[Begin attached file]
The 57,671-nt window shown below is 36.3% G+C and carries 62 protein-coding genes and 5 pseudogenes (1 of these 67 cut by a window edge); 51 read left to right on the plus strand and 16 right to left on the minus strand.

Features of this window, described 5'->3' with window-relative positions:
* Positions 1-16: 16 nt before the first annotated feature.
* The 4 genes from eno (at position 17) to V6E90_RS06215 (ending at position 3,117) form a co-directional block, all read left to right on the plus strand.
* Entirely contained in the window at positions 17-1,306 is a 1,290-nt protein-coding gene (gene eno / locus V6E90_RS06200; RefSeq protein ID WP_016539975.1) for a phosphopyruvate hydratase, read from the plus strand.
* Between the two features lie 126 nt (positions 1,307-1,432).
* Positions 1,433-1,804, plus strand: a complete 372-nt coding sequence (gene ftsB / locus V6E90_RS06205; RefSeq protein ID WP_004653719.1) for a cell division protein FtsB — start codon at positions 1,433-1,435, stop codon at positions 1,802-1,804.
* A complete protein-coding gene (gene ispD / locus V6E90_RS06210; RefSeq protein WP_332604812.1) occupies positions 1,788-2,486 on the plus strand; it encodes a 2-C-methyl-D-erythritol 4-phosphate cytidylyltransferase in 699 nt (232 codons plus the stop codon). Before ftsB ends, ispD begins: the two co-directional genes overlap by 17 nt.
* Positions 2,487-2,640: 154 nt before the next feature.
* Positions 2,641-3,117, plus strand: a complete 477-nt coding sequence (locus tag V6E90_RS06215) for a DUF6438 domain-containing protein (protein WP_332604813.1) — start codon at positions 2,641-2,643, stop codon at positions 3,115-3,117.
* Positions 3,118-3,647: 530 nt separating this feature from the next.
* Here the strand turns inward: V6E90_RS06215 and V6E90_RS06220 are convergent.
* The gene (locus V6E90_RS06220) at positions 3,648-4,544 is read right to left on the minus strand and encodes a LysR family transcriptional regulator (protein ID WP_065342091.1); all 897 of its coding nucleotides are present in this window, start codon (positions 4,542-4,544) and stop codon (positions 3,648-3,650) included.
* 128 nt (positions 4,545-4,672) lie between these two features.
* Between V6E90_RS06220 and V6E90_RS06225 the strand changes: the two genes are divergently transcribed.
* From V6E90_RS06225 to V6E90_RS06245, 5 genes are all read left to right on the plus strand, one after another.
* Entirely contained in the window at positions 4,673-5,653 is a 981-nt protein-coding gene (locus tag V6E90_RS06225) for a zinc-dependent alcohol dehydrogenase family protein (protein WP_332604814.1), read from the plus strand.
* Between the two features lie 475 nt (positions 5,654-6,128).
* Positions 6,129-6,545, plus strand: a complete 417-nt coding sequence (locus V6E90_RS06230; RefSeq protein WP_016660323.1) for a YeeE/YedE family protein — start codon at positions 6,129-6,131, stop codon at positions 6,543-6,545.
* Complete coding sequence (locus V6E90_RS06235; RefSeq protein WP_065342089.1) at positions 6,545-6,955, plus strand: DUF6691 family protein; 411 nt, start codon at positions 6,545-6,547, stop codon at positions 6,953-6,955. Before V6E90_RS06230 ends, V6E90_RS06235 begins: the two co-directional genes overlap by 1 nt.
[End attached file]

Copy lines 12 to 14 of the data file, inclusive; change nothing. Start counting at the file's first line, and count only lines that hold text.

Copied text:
* Here the strand turns inward: V6E90_RS06215 and V6E90_RS06220 are convergent.
* The gene (locus V6E90_RS06220) at positions 3,648-4,544 is read right to left on the minus strand and encodes a LysR family transcriptional regulator (protein ID WP_065342091.1); all 897 of its coding nucleotides are present in this window, start codon (positions 4,542-4,544) and stop codon (positions 3,648-3,650) included.
* 128 nt (positions 4,545-4,672) lie between these two features.